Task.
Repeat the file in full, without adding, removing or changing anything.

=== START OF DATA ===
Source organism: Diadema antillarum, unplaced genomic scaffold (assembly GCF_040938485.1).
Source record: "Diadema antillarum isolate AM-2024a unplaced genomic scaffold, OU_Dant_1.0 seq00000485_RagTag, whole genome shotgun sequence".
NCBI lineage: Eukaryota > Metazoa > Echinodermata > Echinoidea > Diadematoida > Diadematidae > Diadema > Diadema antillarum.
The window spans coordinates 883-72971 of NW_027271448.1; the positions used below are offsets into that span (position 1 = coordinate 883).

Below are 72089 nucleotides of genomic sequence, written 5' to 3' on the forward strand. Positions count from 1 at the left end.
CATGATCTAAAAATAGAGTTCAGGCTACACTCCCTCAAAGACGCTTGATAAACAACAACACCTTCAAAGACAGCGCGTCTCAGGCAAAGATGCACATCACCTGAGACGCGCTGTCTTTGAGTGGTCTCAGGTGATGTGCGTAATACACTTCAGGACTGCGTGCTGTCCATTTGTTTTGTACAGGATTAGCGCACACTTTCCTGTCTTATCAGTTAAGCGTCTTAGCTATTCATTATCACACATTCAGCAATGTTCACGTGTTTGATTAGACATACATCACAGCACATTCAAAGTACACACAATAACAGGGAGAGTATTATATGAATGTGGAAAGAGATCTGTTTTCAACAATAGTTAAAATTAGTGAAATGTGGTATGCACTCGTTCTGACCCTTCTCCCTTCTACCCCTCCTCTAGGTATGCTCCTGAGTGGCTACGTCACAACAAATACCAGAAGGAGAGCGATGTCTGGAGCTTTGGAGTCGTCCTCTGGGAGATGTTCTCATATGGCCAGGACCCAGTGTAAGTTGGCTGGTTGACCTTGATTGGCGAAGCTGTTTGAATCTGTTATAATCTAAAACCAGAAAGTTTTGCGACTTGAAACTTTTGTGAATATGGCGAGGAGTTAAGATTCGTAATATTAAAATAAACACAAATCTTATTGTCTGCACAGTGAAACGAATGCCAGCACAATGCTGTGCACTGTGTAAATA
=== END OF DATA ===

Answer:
Source organism: Diadema antillarum, unplaced genomic scaffold (assembly GCF_040938485.1).
Source record: "Diadema antillarum isolate AM-2024a unplaced genomic scaffold, OU_Dant_1.0 seq00000485_RagTag, whole genome shotgun sequence".
NCBI lineage: Eukaryota > Metazoa > Echinodermata > Echinoidea > Diadematoida > Diadematidae > Diadema > Diadema antillarum.
The window spans coordinates 883-72971 of NW_027271448.1; the positions used below are offsets into that span (position 1 = coordinate 883).

Below are 72089 nucleotides of genomic sequence, written 5' to 3' on the forward strand. Positions count from 1 at the left end.
CATGATCTAAAAATAGAGTTCAGGCTACACTCCCTCAAAGACGCTTGATAAACAACAACACCTTCAAAGACAGCGCGTCTCAGGCAAAGATGCACATCACCTGAGACGCGCTGTCTTTGAGTGGTCTCAGGTGATGTGCGTAATACACTTCAGGACTGCGTGCTGTCCATTTGTTTTGTACAGGATTAGCGCACACTTTCCTGTCTTATCAGTTAAGCGTCTTAGCTATTCATTATCACACATTCAGCAATGTTCACGTGTTTGATTAGACATACATCACAGCACATTCAAAGTACACACAATAACAGGGAGAGTATTATATGAATGTGGAAAGAGATCTGTTTTCAACAATAGTTAAAATTAGTGAAATGTGGTATGCACTCGTTCTGACCCTTCTCCCTTCTACCCCTCCTCTAGGTATGCTCCTGAGTGGCTACGTCACAACAAATACCAGAAGGAGAGCGATGTCTGGAGCTTTGGAGTCGTCCTCTGGGAGATGTTCTCATATGGCCAGGACCCAGTGTAAGTTGGCTGGTTGACCTTGATTGGCGAAGCTGTTTGAATCTGTTATAATCTAAAACCAGAAAGTTTTGCGACTTGAAACTTTTGTGAATATGGCGAGGAGTTAAGATTCGTAATATTAAAATAAACACAAATCTTATTGTCTGCACAGTGAAACGAATGCCAGCACAATGCTGTGCACTGTGTAAATA